1,820 research outputs found

    Constraints on the χ_(c1) versus χ_(c2) polarizations in proton-proton collisions at √s = 8 TeV

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    The polarizations of promptly produced χ_(c1) and χ_(c2) mesons are studied using data collected by the CMS experiment at the LHC, in proton-proton collisions at √s=8  TeV. The χ_c states are reconstructed via their radiative decays χ_c → J/ψγ, with the photons being measured through conversions to e⁺e⁻, which allows the two states to be well resolved. The polarizations are measured in the helicity frame, through the analysis of the χ_(c2) to χ_(c1) yield ratio as a function of the polar or azimuthal angle of the positive muon emitted in the J/ψ → μ⁺μ⁻ decay, in three bins of J/ψ transverse momentum. While no differences are seen between the two states in terms of azimuthal decay angle distributions, they are observed to have significantly different polar anisotropies. The measurement favors a scenario where at least one of the two states is strongly polarized along the helicity quantization axis, in agreement with nonrelativistic quantum chromodynamics predictions. This is the first measurement of significantly polarized quarkonia produced at high transverse momentum

    Frontliners on the move : a quantitative analysis of the prevalence of COVID-19 reinfection among healthcare workers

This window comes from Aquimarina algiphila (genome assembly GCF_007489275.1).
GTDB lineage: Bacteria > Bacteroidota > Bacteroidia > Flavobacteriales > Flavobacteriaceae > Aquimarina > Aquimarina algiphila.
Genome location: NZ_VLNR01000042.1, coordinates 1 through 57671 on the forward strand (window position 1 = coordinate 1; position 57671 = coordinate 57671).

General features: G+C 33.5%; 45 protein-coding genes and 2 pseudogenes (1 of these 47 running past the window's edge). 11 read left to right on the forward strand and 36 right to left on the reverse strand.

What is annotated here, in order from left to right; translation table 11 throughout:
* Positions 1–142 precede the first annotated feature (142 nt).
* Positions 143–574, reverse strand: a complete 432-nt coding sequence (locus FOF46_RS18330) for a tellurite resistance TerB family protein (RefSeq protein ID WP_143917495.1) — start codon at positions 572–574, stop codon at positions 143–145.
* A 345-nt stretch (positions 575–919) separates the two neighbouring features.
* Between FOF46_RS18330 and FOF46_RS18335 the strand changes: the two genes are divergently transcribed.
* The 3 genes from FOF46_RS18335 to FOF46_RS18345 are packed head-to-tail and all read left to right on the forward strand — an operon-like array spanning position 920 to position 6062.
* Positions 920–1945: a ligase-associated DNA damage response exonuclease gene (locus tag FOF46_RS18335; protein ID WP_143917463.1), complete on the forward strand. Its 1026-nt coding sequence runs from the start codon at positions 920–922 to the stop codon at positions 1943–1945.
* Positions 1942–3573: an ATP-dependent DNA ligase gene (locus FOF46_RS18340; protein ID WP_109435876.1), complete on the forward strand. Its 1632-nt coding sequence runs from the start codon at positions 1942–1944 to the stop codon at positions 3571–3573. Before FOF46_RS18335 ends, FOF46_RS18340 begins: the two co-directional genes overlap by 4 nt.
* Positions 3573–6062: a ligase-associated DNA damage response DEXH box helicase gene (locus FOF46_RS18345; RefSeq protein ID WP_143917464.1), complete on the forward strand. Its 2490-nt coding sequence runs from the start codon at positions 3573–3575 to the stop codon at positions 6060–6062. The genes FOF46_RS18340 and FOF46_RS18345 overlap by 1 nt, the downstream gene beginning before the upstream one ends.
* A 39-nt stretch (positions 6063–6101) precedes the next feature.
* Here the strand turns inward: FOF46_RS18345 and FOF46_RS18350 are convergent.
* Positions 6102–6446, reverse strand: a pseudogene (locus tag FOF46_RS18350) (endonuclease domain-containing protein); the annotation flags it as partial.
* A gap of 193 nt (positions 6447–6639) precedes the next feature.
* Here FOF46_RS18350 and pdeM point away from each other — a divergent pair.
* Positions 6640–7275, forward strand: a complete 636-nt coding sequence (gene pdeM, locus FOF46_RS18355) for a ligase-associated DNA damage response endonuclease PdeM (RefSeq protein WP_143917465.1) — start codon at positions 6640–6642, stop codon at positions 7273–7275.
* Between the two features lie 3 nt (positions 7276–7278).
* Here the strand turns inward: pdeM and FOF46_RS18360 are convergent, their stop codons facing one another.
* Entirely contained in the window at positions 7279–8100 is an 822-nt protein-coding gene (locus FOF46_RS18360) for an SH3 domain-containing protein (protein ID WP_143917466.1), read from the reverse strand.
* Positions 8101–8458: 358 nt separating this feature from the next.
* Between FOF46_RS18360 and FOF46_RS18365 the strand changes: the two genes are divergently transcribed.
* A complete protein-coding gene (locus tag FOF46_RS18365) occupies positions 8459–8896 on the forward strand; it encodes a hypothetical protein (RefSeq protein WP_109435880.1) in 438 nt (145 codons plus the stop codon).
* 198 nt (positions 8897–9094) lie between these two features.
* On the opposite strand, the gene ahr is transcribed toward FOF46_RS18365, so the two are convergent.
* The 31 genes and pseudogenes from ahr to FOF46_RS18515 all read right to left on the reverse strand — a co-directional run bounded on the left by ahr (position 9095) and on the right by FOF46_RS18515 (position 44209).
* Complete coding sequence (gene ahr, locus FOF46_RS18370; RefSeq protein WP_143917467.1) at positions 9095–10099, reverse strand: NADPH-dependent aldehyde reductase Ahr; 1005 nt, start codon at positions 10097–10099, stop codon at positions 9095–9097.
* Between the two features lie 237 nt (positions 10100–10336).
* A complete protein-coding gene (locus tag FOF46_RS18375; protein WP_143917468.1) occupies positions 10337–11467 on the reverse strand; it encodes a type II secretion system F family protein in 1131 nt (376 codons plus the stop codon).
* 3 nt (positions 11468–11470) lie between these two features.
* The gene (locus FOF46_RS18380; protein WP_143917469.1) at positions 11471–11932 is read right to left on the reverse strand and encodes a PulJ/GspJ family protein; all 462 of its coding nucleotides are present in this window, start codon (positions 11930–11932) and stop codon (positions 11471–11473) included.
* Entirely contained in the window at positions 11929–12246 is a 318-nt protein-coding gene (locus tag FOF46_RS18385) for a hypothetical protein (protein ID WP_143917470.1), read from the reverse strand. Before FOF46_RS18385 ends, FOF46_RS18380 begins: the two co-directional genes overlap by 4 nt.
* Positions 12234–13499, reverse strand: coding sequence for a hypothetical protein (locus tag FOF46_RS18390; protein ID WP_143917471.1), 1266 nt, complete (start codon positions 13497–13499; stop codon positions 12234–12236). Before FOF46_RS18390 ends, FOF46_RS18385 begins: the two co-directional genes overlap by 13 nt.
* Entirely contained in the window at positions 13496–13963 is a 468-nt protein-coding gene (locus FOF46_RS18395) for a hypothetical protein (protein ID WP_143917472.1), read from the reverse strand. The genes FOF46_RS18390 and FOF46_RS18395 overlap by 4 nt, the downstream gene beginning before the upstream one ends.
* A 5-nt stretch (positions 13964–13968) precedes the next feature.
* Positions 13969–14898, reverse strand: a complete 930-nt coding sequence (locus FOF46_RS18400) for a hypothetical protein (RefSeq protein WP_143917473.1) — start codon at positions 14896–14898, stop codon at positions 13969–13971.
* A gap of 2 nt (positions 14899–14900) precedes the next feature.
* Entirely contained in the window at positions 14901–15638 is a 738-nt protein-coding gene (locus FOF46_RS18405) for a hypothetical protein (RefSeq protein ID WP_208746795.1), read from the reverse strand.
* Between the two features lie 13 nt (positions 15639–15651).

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    This study was conducted to review relevant articles and demonstrate the prevalence of coronavirus disease 2019 (COVID-19) reinfection among healthcare workers (HCWs). A systemic search was conducted on PubMed and Medline from their inception to July 17, 2021. All statistical analyses were conducted using ReviewManager 5.4.1. Studies meeting the following inclusion criteria were selected: (a) articles having HCWs with COVID-19; (b) studies describing reinfection of COVID-19; and (c) articles having a defined number of patients and controls. Three studies were selected for meta-analysis. The Newcastle- Ottawa Scale (NOS) was used to assess the quality of the cohort studies. NOS scores of 1-5 were considered high risk for bias, scores of 6-7 were deemed moderate, and scores >7 were considered low risk for bias. A random-effect model was used when heterogeneity was seen to pool the studies, and the results were reported in inverse variance (IV) and corresponding 95% confidence interval (CI). Pooled prevalence of reinfection of COVID-19 in HCWs was 3% (OR: 0.03 [-0.04, 0.01]; p=0.44; I2=4%). A non-significant prevalence was found among the healthcare professionals in terms of severe acute respiratory syndrome coronavirus 2 (SARS-CoV-2) reinfection in Europe. The preformed antibodies were protective against reinfection. However, the waning of antibodies with respect to time was evident, varying differently in different individuals, thereby resulting in reinfection.https://www.cureus.comam2023Internal Medicin